Walking In Christ's Footsteps

Often, children dream of becoming “just like their parents'' when they grow up. In this pursuit, they begin to act like them, to repeat phrases that they hear their parents say (some not so appropriate), and sometimes, try to literally see what it is like to walk in their shoes. Because of the relationship they have with their parents, they desire to become more like them in how they look, how they sound, and how they live. They want to follow in their footsteps. 

One of the most beautiful parts of Christianity is the theme of redemption. From Genesis 3 all the way through Revelation, we find that although humans have sinned and brought judgment upon themselves, God has worked throughout history to restore what sin has broken. How does God accomplish this redemption? Through the work of God the Son, Jesus of Nazareth. Through His timely incarnation, sinless life, perfect death, and glorious resurrection, Jesus accomplishes everything necessary for humans to be reconciled to God. This righteousness of Christ is credited to us by faith. Receiving this righteousness results in a “new person,” where we are “born again” by the work of Christ.  In light of this, what should a Christian’s walk look like once called into union with Christ? It’s one marked by following in His footsteps. 

Following His Footsteps into Death

Paul writes in Romans 6:3 that those who are baptized into Christ are “baptized into His death.” That’s an odd step on the path to redemption, no doubt, but a necessary one. Why? Because Jesus’ human path was more than a great story; it was the gateway for humans to enter into a redemptive relationship with God. Just as Jesus died FOR the sins of the whole world, we must die to the sins that separated us from God. This is a necessary part of salvation, called repentance. Just as baptism signifies the old self being laid to rest and the new life beginning, our relationship with God begins in a great reversal. We die to sin so the life Christ’s death secured can be applied to our account. 

Following His Footsteps in New Life

Jesus’ footsteps did not end at the cross. There is also the empty tomb. Paul says later in Romans 6:5 that just as we are united with Jesus in His death, we will be united with Him in His resurrection. Although there is a great cost to redemption, there is a greater reward. Jesus’ resurrection is the power of salvation, where even the ultimate consequence of sin, death, has been overcome! That means, for those united in that victory, there is now nothing to fear. We not only are set free from the punishment of sin; we are set free from the power of sin! We now find new life through the Holy Spirit within us, and we receive that life because Christ lives.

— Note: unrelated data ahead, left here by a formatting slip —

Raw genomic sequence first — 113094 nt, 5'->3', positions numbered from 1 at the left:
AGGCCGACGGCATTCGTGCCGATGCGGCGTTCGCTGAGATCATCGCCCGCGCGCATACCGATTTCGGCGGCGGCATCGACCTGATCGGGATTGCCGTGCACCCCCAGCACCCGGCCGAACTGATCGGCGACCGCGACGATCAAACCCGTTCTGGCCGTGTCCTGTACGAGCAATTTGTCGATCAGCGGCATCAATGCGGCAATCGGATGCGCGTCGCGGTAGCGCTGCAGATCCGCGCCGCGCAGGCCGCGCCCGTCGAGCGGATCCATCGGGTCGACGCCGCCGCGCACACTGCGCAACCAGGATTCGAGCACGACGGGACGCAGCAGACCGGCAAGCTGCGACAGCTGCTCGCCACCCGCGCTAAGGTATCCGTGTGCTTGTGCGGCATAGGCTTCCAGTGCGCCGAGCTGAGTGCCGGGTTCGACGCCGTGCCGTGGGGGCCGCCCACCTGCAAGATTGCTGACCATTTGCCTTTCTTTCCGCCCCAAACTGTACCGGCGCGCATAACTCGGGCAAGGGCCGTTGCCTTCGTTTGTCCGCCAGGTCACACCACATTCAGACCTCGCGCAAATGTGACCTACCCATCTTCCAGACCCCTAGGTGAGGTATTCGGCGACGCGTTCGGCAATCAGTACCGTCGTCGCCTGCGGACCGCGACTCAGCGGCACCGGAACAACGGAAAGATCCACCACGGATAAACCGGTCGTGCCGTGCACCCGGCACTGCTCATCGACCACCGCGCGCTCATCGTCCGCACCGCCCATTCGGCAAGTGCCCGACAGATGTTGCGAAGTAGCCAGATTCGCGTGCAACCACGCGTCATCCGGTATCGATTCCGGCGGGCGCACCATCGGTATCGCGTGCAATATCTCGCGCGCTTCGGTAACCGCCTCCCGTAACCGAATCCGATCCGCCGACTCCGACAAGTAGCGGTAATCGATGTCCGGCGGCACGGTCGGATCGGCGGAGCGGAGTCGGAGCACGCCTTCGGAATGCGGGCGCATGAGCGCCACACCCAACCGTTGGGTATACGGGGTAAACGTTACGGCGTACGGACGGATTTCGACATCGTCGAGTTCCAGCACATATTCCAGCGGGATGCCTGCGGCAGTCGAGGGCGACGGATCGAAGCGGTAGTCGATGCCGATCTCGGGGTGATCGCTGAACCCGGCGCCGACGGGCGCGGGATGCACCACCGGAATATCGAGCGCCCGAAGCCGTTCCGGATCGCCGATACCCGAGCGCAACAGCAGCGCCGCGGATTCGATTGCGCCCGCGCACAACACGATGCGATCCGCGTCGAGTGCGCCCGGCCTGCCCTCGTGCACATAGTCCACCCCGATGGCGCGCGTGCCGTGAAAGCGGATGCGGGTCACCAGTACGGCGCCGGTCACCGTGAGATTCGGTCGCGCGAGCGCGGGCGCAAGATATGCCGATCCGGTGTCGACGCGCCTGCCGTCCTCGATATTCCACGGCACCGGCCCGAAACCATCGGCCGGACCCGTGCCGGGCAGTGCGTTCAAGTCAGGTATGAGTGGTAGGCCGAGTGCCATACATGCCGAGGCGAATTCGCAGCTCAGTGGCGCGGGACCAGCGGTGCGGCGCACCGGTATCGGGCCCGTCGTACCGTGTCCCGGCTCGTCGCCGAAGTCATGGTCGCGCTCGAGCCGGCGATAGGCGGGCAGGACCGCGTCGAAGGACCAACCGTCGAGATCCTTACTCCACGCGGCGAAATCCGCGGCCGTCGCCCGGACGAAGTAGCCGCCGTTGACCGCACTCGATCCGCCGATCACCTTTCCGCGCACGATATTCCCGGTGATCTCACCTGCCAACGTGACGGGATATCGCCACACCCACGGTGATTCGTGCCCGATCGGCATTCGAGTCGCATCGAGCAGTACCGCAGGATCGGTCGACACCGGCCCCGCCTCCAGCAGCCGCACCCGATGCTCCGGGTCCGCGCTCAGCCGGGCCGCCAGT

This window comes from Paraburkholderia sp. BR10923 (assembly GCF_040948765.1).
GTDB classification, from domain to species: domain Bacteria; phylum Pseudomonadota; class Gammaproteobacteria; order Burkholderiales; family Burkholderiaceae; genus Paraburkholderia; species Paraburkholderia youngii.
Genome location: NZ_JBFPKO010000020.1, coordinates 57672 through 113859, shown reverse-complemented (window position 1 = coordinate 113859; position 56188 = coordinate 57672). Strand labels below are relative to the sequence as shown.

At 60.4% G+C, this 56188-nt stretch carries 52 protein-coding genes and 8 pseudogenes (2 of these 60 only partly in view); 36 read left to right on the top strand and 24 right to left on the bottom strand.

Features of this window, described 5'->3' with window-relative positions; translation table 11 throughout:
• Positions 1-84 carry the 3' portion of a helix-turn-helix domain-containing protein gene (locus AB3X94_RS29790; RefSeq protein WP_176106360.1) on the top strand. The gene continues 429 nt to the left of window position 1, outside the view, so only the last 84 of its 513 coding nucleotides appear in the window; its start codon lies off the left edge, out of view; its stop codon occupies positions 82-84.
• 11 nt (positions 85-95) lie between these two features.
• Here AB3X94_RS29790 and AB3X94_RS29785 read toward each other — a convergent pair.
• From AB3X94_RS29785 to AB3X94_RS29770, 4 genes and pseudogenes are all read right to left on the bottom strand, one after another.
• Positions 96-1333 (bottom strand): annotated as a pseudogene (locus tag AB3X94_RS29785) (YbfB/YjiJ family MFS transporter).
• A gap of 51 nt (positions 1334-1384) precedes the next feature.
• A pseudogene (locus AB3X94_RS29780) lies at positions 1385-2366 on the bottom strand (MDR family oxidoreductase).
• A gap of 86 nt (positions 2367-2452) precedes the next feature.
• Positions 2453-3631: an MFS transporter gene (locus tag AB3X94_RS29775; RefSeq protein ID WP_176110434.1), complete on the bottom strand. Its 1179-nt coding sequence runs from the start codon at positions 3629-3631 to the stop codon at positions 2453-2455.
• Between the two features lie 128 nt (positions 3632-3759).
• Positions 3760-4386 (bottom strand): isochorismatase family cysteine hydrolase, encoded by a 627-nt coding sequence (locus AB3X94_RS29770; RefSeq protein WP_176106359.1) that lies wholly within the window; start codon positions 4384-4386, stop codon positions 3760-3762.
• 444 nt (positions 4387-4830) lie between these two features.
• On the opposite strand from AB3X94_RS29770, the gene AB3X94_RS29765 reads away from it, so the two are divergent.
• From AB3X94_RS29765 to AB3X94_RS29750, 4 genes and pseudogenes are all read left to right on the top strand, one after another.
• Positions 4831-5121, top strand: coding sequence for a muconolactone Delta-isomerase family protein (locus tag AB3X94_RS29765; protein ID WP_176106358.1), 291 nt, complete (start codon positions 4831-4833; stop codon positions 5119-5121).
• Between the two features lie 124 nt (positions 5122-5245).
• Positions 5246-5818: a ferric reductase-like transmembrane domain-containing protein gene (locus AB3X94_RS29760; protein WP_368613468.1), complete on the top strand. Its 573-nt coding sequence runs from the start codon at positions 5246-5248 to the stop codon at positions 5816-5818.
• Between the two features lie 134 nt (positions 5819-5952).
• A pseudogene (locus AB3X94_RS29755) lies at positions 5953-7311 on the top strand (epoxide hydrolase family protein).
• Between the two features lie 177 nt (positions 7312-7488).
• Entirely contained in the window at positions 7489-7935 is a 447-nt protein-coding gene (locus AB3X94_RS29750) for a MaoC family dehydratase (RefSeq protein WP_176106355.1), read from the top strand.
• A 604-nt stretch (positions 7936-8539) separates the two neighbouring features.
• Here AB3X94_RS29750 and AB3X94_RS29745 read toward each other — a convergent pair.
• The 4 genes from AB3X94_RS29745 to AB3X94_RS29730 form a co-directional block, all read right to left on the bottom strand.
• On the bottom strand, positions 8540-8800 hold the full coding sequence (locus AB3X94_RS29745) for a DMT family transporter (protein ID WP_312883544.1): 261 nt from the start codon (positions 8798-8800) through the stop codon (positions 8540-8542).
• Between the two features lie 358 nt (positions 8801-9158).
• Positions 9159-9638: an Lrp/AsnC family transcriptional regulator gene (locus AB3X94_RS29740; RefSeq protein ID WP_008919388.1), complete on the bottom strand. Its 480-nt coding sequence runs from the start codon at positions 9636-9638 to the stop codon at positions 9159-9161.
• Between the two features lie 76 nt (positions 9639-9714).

Following His Footsteps into Glory

Even still, Jesus’ humanity did not end with the resurrection. There was also a next step: glorification. After Christ had accomplished all the work the Father had given Him while He was on the earth, He ascended back to His rightful place by the Father’s side to exercise dominion over everything. Just as we are to follow Christ in His death, and we are to follow Him in His resurrection, we too will follow Him in His glorification. Paul says in 1 Corinthians 15:49-54 that our physical body will be raised and put on imperishable, immortal bodies just like “the man of heaven.” The hope for Christians is not merely to avoid punishment, and it is not merely to survive death; it is the promise of restoration to our full humanity. What Christ has done has paved the way for sinful humans to experience the total restoration of who we were made to be. A completeness that will never be broken or corrupted again. How did He accomplish this? By becoming perfectly human Himself. Jesus lived a perfect, sinless human life, died a genuine human death, and secured an eternal human resurrection that we find hope in. In Hebrews 9:24, we see that Christ has entered into the very presence of God on our behalf. He has paved the way for us to be welcomed not just into an afterlife free of death, but into the very presence of God. He did this through shedding His own blood for our purification. Now, we are set free from the punishment of sin, the power of sin, and ultimately the very presence of sin. We are brought into the divine life! This is the eternal hope for all Christians, that there is a better life for us that is coming: a chance to be both fully human AND united with God. 

The beauty of all of this is that we are brought into this life now. There is an “already and not yet” reality to redemption: we are transformed now for a life that is coming. We are justified in a moment, where Christ’s life is applied to us. The stain of our sins no longer sticks to us, and we are changed for His purposes. We are then sanctified in a lifetime, as we pursue the footsteps of Christ and the Spirit works within us. We start to look, sound, and live like our Father. When we are glorified, our salvation is complete: we are welcomed totally, unashamedly, directly into the presence of God, never to be cast out again. There is no more glorious truth than that. We can be forever united with our Father, adopted into His family, and this is possible only because of Jesus. Through His work, we are set free from the punishment, power, and presence of sin. Our feet can be firmly planted in His divine steps. 

Joseph Bradley is married to his wife, Ashley, and is the Student Pastor at Second Baptist Church in Arkadelphia, Arkansas. He has contributed to Youth Pastor Theologian, and has a passion for philosophy and apologetics.

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